For instance, in his writings, Tolkien described a great Atlantis-like island nation called Númenor, which was inhabited by men who lived for hundreds of years. They were the ancestors of Aragorn from the Lord of the Rings. But Sauron started to poison their minds, and they began to chase immortality (including making human sacrifices). This angered the gods, who sank Númenor. The survivors of Númenor eventually built the city of Gondor.

    So in creating Númenor, which has never been depicted on film, Avery consulted the Jackson films — where Gondor was portrayed with white stone buildings and Romanesque domes and columns. Avery used some of those architecture details for Númenor, and ramped it up to eleven. Númenor is more colorful, with blue accents on its buildings and ships — to reflect its connection to the sea.

    At the same time, because the Elves helped build Númenor, there’s some Elvish influence there — which in the show was inspired by Gothic architecture and arboreal motifs. Both of those design styles are layered in Númenor. Perhaps only the most Eagle-eyed of Tolkien fans can see it, but Avery says that it’s those details that gives Middle Earth a sense of history.

    “In our world, we recognize that over the last 2,000 to 3,000 years, there's been all these rising and falling of cultures and changes of style,” says Avery. “You want to make sure that their world has that sense of activity and change and growth.”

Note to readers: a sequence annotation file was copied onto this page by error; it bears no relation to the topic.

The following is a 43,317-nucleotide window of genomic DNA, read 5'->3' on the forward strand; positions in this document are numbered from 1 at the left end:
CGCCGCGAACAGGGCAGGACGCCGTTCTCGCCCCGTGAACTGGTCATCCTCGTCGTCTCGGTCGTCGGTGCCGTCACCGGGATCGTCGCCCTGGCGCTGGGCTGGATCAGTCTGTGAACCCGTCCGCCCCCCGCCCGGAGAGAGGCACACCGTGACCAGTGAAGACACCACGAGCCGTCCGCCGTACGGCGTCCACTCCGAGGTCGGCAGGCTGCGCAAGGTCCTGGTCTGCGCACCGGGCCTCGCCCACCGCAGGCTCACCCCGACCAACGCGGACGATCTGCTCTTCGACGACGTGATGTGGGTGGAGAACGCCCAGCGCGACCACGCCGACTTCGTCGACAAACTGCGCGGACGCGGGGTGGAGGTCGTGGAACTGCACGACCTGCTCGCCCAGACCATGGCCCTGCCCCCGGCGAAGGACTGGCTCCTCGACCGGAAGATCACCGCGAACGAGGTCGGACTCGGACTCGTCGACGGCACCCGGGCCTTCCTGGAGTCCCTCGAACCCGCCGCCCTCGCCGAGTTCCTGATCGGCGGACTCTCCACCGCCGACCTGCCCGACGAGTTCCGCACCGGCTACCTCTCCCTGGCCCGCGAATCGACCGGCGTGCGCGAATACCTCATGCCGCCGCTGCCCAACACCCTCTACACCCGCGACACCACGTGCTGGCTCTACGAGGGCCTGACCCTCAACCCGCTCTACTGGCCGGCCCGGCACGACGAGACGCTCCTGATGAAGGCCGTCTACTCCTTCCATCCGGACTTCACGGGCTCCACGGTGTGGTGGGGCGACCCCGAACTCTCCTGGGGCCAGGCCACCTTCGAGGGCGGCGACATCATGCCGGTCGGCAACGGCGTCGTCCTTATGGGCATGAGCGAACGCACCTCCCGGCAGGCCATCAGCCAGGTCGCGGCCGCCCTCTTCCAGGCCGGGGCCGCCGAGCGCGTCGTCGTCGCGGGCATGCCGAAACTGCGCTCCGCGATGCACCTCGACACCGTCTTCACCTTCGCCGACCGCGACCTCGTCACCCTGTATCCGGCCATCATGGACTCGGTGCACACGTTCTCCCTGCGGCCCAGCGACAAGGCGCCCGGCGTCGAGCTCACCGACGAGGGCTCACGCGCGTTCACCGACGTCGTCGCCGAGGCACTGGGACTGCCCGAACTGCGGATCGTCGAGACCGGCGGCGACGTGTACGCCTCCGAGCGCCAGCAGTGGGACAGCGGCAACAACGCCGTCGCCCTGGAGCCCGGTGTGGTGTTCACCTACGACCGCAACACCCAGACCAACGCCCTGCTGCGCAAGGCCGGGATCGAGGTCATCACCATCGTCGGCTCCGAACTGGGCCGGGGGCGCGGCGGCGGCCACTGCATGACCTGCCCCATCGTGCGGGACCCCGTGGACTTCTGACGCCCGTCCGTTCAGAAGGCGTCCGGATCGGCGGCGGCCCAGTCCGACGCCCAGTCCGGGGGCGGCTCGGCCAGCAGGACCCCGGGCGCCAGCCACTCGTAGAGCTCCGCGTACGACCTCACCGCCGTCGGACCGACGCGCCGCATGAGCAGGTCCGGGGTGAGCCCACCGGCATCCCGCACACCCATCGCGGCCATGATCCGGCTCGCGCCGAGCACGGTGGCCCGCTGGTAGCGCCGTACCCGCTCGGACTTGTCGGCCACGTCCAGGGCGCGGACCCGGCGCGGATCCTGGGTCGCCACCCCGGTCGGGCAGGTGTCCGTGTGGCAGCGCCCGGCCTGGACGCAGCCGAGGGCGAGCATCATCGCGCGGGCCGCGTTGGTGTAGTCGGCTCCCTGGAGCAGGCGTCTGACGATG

But while Númenor gave Avery some creative freedom, other locations were trickier because they had already been depicted on film. For instance, Khazad-dûm is a dwarven city last seen in The Fellowship of the Ring, where it was a dark wasteland called Moria. It was abandoned after the dwarves woke up the Balrog by mining, as the film says, “too greedily and too deep.” After the fall of Khazad-dûm, the dwarves became a nomadic race.

    In Rings of Power, the race of dwarves is thriving in Khazad-dûm. In trying to conceptualize that kingdom, Avery turned to a passage in The Two Towers book where Gimli explains the dwarven concept of mining: “Do you cut down groves of blossoming trees in the springtime for firewood? We would tend these glades of flowering stone, not quarry them.”

    To Avery, this means that the Khazad-dûm seen in the films, with the ultra high ceilings and geometric columns, were constructed after the dwarves became greedy, because of the corrupting influence of the Rings of Power.